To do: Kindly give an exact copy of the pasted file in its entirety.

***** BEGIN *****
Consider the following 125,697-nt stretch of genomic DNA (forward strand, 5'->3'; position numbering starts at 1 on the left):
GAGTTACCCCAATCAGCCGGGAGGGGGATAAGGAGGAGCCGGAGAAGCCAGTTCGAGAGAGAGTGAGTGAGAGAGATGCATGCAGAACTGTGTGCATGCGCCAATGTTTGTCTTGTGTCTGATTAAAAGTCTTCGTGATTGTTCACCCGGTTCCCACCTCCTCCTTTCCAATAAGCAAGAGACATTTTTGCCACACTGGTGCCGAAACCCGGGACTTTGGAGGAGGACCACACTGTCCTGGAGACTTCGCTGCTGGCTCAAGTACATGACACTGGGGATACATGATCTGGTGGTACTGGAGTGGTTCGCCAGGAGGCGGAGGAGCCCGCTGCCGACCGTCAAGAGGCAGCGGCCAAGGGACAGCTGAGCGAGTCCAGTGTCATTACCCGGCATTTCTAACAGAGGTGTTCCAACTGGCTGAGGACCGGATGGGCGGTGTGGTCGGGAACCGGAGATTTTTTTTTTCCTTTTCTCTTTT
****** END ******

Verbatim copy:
Consider the following 125,697-nt stretch of genomic DNA (forward strand, 5'->3'; position numbering starts at 1 on the left):
GAGTTACCCCAATCAGCCGGGAGGGGGATAAGGAGGAGCCGGAGAAGCCAGTTCGAGAGAGAGTGAGTGAGAGAGATGCATGCAGAACTGTGTGCATGCGCCAATGTTTGTCTTGTGTCTGATTAAAAGTCTTCGTGATTGTTCACCCGGTTCCCACCTCCTCCTTTCCAATAAGCAAGAGACATTTTTGCCACACTGGTGCCGAAACCCGGGACTTTGGAGGAGGACCACACTGTCCTGGAGACTTCGCTGCTGGCTCAAGTACATGACACTGGGGATACATGATCTGGTGGTACTGGAGTGGTTCGCCAGGAGGCGGAGGAGCCCGCTGCCGACCGTCAAGAGGCAGCGGCCAAGGGACAGCTGAGCGAGTCCAGTGTCATTACCCGGCATTTCTAACAGAGGTGTTCCAACTGGCTGAGGACCGGATGGGCGGTGTGGTCGGGAACCGGAGATTTTTTTTTTCCTTTTCTCTTTT